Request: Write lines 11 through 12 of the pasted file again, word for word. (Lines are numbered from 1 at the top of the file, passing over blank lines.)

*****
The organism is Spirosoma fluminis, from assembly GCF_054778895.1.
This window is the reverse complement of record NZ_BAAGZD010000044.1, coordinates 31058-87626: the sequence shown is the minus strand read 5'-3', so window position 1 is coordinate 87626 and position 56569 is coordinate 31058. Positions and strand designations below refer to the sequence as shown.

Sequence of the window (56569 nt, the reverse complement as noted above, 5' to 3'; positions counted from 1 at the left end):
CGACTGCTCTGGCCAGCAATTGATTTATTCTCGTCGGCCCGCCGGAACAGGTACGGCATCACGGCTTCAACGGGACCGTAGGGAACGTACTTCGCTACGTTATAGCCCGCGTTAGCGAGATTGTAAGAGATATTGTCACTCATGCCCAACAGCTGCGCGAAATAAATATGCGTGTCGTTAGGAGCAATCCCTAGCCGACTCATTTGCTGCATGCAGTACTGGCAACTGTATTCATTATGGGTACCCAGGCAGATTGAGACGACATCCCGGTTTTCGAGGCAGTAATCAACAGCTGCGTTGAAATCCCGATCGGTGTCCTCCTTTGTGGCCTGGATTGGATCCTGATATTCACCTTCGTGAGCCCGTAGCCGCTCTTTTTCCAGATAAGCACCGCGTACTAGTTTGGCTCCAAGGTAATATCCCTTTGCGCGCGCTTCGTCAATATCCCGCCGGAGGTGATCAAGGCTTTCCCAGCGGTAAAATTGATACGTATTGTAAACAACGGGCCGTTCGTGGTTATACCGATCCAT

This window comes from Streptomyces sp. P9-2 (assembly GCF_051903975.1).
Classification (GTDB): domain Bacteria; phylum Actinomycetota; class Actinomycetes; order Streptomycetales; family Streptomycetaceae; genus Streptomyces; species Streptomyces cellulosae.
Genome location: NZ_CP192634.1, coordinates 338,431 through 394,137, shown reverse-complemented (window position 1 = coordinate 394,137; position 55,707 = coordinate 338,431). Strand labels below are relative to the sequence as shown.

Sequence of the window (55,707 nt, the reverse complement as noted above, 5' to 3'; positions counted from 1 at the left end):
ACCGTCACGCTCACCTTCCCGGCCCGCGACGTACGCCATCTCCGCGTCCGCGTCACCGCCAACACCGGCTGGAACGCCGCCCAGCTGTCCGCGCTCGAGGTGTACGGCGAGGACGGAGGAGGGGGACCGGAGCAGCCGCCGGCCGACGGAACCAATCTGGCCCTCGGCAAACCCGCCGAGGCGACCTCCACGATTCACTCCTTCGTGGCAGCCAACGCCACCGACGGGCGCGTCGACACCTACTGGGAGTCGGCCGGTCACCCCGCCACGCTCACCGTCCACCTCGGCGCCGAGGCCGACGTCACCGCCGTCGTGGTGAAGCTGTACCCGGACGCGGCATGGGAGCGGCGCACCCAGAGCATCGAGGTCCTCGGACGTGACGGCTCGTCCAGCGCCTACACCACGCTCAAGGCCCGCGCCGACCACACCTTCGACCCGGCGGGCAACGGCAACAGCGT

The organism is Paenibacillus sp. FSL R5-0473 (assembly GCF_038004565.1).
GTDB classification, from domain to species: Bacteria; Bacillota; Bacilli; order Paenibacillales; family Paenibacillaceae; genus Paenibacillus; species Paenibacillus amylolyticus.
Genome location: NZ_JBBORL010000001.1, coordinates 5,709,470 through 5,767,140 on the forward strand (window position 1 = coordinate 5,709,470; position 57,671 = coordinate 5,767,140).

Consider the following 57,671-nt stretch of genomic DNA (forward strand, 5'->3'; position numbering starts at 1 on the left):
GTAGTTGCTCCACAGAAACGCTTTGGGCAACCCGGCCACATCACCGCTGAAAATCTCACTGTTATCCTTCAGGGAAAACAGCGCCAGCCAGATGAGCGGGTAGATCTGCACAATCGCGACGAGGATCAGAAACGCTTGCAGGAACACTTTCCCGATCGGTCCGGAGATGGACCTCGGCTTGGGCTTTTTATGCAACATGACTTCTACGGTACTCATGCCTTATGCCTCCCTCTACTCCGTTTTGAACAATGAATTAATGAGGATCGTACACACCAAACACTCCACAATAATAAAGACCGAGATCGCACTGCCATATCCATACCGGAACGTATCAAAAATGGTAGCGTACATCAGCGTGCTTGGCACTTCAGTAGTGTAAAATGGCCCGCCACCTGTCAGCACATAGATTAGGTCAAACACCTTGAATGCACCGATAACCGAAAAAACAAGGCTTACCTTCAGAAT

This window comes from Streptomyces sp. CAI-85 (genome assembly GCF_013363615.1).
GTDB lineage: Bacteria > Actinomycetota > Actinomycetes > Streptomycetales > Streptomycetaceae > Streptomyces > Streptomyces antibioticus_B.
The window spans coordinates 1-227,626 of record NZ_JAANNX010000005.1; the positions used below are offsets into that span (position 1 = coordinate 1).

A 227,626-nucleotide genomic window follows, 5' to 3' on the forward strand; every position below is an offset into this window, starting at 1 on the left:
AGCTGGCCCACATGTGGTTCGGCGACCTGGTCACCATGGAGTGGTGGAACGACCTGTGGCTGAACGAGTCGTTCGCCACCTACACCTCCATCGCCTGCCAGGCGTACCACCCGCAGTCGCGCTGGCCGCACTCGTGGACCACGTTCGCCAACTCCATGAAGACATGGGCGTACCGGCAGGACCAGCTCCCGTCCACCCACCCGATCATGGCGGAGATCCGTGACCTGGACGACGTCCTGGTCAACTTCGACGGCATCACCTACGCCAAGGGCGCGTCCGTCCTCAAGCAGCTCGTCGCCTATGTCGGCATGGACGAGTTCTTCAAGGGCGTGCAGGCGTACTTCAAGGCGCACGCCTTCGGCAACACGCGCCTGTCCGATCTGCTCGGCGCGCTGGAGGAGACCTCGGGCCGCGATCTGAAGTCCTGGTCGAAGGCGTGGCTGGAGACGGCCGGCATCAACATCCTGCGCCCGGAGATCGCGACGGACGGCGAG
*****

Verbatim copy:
GTDB classification, from domain to species: Bacteria; Bacillota; Bacilli; order Paenibacillales; family Paenibacillaceae; genus Paenibacillus; species Paenibacillus amylolyticus.
Genome location: NZ_JBBORL010000001.1, coordinates 5,709,470 through 5,767,140 on the forward strand (window position 1 = coordinate 5,709,470; position 57,671 = coordinate 5,767,140).